(From a devotional given at Ricks College, 27 September 1988.)
I have to tell you this is quite an awesome experience to stand before this many people. I have the opportunity of speaking fairly regularly in the corporate world, but rarely to four thousand people, and I want you to know that it’s a great honor to be invited back. I’d like to express my love and appreciation to your president. My wife and I, as he mentioned, got to know the Christensens when we first went through the MTC as a new mission president and President Christensen attempted to teach us how to be a mission president in four days. Anyway, he’s a wonderful guy. They’re wonderful people. We had the opportunity of spending four days with them in Boston, this summer, where President Christensen was partially responsible for a national exploring conference and we were part of that. We had some fun with them. In fact, we were able to watch the fireworks on the Charles River with the Christensens. It was a neat summer.
As he mentioned that there are 1200 returned missionaries, I’d like to begin – this has nothing to do with my talk today, maybe it does, a little bit – I’d like to encourage all the young women in the room: serve missions. I married a returned missionary and think they’re great. President Christensen married a returned missionary and he thinks they’re great. Is that right? In fact, I’ll even tell you that I met my wife in the mission field. It wasn’t like that.
Anyway, I’ve had the opportunity the last six years of being asked to speak at the MTC on New Year’s Eve. I’ve been the entertainment for 1800 missionaries for every New Year’s Eve the last six years and I counsel those young brethren – there are always much fewer sisters there – but I counsel those young brethren that it is not appropriate to look for a wife in the mission field, but if they didn’t keep their eyes open they were crazy. Are we recording this? But I am really serious about that, sisters. Seriously consider a mission. We need our young women out there just as badly as we need our young men.
What I’d like to do with you today is share with you my testimony as to why I believe the Church of Jesus Christ was restored when it was restored. One of the questions that is often asked of missionaries in the field or anyone who is investigating the Church for the first time is a) why a Restoration and b) if a Restoration was necessary, why did the Lord wait until 1820? Seems like there were a lot of people that lived and died between 96 A.D. and 1820. Why wait?
May I begin what I would share with you today by asking you if – by the way, if you have something on which to write today, I would ask you to produce that. I’m going to ask you to write some things down. I’m going to give you some dates that I think you’ll find interesting. If you don’t have anything on which to write, I think I could recommend something. That’s a joke.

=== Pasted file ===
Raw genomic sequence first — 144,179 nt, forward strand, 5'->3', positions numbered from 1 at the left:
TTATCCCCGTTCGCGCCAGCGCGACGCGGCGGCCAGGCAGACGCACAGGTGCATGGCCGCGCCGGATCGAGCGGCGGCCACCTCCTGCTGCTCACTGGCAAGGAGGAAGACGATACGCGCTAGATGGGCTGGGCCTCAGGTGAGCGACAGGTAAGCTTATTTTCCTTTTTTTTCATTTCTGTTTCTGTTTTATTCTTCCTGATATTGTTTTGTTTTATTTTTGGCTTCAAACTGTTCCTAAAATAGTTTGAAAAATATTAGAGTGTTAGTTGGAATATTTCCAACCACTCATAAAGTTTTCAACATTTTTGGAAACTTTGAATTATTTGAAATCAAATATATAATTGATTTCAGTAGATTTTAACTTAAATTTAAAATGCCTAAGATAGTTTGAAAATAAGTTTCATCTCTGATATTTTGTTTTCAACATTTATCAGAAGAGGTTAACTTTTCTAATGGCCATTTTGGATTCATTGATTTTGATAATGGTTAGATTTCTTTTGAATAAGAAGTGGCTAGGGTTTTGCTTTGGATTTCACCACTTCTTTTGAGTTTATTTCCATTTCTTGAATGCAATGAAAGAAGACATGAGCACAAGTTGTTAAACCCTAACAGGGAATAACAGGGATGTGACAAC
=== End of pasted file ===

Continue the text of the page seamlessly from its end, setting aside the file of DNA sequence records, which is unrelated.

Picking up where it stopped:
I’m going to share with you today a timeline of events that led up to the Restoration of the gospel and therein my testimony as to why 1820. I’d like to preface that testimony by taking you first to the book of John in the New Testament and go to the sixty-sixth verse. In the sixty-sixth verse of John, chapter six. As a preamble to this experience, you may be aware there was a terrific falling away taking place as a result of the persecutions which were now being heaped upon the saints. Because of this falling away, the Savior became concerned about this, so he gathered his brethren about him. Verse sixty-six, we read: “from that time, many of the disciples went back, and walked no more with him.” In other words, they were falling away.
So he gets his apostles around him and he levels at them a very sobering question that I would level at you. Verse sixty-seven: “Then said Jesus unto the twelve, Will ye also go away?” To me that’s a very poignant experience. “Are you going to leave me too? It’s not so much fun anymore, is it, brethren? They’re not laying out leaves for us as we enter Jerusalem, now. They’re trying to kill us now. It’s not near as neat as it was a few years ago. Are you going to leave, too?”
Peter stands forth and responds on behalf of the twelve in verse sixty-eight, a little surprised, I think. “Then Simon Peter answered him, Lord, to whom shall we go? Thou hast the words of eternal life.” In other words, “We leave you, where do we go? There isn’t any place to go.” In verse sixty-nine, he then bears a wonderful testimony. “And we believe and are sure that thou art that Christ, the Son of the living God.” I would hope, brothers and sisters, and I am sure I can promise you today there will be a time when somebody’s going to stand up in front of you and say “You gonna leave, too?” Or, “You really believe all that?” And if your testimony is in the right place, you understand how you fit historically and you understand what Peter understood you’ll be able to stand for it as Peter did and said, “If I leave here, where do I go? There isn’t any place to go. I happen to know who He is.” And that’s what Peter said.